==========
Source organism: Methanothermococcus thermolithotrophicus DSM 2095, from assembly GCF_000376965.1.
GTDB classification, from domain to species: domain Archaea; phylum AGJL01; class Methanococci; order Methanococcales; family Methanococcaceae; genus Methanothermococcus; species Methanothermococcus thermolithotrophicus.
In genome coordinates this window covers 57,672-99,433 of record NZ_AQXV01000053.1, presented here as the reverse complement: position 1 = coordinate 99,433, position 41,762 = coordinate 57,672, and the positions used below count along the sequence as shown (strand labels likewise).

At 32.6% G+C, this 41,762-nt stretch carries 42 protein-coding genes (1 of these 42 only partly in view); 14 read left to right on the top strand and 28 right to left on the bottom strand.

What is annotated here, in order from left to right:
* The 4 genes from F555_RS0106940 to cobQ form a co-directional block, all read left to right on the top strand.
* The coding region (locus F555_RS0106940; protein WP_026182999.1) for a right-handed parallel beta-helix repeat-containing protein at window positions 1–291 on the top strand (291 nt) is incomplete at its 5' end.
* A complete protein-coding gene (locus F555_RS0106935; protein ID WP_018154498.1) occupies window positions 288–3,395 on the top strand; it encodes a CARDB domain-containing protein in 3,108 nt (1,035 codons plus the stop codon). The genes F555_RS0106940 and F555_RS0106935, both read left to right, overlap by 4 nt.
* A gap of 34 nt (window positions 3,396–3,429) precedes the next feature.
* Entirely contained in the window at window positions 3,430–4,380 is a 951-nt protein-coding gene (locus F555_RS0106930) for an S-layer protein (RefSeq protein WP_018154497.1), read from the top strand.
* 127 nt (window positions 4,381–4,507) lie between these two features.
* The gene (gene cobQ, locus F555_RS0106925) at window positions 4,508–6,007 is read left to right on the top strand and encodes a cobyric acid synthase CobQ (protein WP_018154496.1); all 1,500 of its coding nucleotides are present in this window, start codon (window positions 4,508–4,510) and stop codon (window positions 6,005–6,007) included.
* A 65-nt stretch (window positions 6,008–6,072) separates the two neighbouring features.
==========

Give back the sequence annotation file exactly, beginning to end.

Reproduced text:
Source organism: Methanothermococcus thermolithotrophicus DSM 2095, from assembly GCF_000376965.1.
GTDB classification, from domain to species: domain Archaea; phylum AGJL01; class Methanococci; order Methanococcales; family Methanococcaceae; genus Methanothermococcus; species Methanothermococcus thermolithotrophicus.
In genome coordinates this window covers 57,672-99,433 of record NZ_AQXV01000053.1, presented here as the reverse complement: position 1 = coordinate 99,433, position 41,762 = coordinate 57,672, and the positions used below count along the sequence as shown (strand labels likewise).

At 32.6% G+C, this 41,762-nt stretch carries 42 protein-coding genes (1 of these 42 only partly in view); 14 read left to right on the top strand and 28 right to left on the bottom strand.

What is annotated here, in order from left to right:
* The 4 genes from F555_RS0106940 to cobQ form a co-directional block, all read left to right on the top strand.
* The coding region (locus F555_RS0106940; protein WP_026182999.1) for a right-handed parallel beta-helix repeat-containing protein at window positions 1–291 on the top strand (291 nt) is incomplete at its 5' end.
* A complete protein-coding gene (locus F555_RS0106935; protein ID WP_018154498.1) occupies window positions 288–3,395 on the top strand; it encodes a CARDB domain-containing protein in 3,108 nt (1,035 codons plus the stop codon). The genes F555_RS0106940 and F555_RS0106935, both read left to right, overlap by 4 nt.
* A gap of 34 nt (window positions 3,396–3,429) precedes the next feature.
* Entirely contained in the window at window positions 3,430–4,380 is a 951-nt protein-coding gene (locus F555_RS0106930) for an S-layer protein (RefSeq protein WP_018154497.1), read from the top strand.
* 127 nt (window positions 4,381–4,507) lie between these two features.
* The gene (gene cobQ, locus F555_RS0106925) at window positions 4,508–6,007 is read left to right on the top strand and encodes a cobyric acid synthase CobQ (protein WP_018154496.1); all 1,500 of its coding nucleotides are present in this window, start codon (window positions 4,508–4,510) and stop codon (window positions 6,005–6,007) included.
* A 65-nt stretch (window positions 6,008–6,072) separates the two neighbouring features.